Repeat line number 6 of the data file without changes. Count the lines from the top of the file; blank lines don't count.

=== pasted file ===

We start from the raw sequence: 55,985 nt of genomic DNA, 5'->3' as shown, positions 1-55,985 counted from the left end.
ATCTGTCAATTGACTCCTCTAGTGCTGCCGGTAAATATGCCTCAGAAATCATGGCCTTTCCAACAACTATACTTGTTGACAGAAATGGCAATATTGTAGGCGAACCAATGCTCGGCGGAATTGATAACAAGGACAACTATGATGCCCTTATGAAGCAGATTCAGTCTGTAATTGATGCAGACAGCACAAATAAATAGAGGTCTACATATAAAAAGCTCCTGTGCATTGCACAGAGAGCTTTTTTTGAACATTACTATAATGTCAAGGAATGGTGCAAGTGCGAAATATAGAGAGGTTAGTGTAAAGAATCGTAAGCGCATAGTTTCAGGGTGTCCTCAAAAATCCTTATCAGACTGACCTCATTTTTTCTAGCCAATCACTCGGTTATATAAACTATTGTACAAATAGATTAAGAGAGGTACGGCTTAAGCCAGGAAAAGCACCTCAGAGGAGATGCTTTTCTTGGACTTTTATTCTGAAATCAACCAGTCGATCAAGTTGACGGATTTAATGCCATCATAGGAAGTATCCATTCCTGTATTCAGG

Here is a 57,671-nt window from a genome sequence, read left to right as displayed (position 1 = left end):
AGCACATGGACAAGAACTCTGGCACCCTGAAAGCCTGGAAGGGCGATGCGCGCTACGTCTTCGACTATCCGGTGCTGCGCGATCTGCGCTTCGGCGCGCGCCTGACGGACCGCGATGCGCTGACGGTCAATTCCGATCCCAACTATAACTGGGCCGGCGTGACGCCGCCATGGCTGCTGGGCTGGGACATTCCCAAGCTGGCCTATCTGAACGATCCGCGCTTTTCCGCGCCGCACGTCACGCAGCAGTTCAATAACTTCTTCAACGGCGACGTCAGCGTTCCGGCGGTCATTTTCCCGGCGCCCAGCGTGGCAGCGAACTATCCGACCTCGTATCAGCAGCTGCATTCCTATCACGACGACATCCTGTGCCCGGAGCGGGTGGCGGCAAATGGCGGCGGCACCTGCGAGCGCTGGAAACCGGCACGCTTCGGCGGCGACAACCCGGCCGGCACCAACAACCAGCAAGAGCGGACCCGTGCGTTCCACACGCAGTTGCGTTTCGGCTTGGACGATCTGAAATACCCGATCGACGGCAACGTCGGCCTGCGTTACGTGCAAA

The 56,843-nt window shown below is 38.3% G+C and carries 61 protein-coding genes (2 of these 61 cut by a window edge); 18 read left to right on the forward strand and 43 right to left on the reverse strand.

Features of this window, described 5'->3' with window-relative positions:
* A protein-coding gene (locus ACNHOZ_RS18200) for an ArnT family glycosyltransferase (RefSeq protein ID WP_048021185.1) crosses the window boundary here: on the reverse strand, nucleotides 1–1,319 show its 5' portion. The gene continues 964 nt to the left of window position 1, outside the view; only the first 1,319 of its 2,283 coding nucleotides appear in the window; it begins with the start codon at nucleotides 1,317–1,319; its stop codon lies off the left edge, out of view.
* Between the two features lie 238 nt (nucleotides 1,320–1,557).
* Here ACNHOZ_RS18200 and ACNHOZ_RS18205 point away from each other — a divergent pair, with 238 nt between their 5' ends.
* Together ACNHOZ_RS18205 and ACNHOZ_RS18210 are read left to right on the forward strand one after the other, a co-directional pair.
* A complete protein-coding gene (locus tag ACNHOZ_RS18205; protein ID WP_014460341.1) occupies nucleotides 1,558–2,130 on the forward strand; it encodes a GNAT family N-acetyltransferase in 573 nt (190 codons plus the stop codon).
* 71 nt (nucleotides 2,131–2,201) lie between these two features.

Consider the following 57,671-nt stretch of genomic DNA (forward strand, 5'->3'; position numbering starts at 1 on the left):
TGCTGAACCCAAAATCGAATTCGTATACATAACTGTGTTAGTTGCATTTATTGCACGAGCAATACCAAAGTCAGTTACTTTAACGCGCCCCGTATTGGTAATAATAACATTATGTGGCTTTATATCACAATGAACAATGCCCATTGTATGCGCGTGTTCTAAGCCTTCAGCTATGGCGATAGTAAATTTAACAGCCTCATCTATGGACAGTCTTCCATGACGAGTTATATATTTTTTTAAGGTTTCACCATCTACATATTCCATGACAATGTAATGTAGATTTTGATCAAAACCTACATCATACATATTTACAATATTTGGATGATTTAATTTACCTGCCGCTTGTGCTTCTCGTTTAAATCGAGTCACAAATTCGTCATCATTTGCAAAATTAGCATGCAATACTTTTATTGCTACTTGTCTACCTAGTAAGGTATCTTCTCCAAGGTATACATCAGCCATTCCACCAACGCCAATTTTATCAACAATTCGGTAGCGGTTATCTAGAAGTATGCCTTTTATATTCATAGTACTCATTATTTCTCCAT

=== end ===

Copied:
Features of this window, described 5'->3' with window-relative positions: